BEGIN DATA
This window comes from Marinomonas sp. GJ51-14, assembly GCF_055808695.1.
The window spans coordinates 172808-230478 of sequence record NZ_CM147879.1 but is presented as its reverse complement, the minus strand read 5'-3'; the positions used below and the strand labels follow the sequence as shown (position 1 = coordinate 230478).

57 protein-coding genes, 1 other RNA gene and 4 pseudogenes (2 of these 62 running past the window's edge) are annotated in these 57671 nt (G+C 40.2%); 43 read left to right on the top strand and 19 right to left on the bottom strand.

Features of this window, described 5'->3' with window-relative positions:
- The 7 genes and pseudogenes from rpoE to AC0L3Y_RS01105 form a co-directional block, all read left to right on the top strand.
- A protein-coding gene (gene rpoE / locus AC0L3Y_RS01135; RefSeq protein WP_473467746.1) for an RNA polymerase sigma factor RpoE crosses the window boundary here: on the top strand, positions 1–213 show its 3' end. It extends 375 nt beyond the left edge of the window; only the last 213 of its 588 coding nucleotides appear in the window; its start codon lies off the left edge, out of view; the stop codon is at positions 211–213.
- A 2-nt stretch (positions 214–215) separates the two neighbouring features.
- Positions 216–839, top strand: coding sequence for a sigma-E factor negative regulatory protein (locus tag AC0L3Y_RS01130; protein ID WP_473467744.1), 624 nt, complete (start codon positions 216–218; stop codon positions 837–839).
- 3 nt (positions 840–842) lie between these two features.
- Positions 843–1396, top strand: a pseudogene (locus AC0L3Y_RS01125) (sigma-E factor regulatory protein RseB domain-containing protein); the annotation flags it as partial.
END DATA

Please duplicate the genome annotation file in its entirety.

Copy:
This window comes from Marinomonas sp. GJ51-14, assembly GCF_055808695.1.
The window spans coordinates 172808-230478 of sequence record NZ_CM147879.1 but is presented as its reverse complement, the minus strand read 5'-3'; the positions used below and the strand labels follow the sequence as shown (position 1 = coordinate 230478).

57 protein-coding genes, 1 other RNA gene and 4 pseudogenes (2 of these 62 running past the window's edge) are annotated in these 57671 nt (G+C 40.2%); 43 read left to right on the top strand and 19 right to left on the bottom strand.

Features of this window, described 5'->3' with window-relative positions:
- The 7 genes and pseudogenes from rpoE to AC0L3Y_RS01105 form a co-directional block, all read left to right on the top strand.
- A protein-coding gene (gene rpoE / locus AC0L3Y_RS01135; RefSeq protein WP_473467746.1) for an RNA polymerase sigma factor RpoE crosses the window boundary here: on the top strand, positions 1–213 show its 3' end. It extends 375 nt beyond the left edge of the window; only the last 213 of its 588 coding nucleotides appear in the window; its start codon lies off the left edge, out of view; the stop codon is at positions 211–213.
- A 2-nt stretch (positions 214–215) separates the two neighbouring features.
- Positions 216–839, top strand: coding sequence for a sigma-E factor negative regulatory protein (locus tag AC0L3Y_RS01130; protein ID WP_473467744.1), 624 nt, complete (start codon positions 216–218; stop codon positions 837–839).
- 3 nt (positions 840–842) lie between these two features.
- Positions 843–1396, top strand: a pseudogene (locus AC0L3Y_RS01125) (sigma-E factor regulatory protein RseB domain-containing protein); the annotation flags it as partial.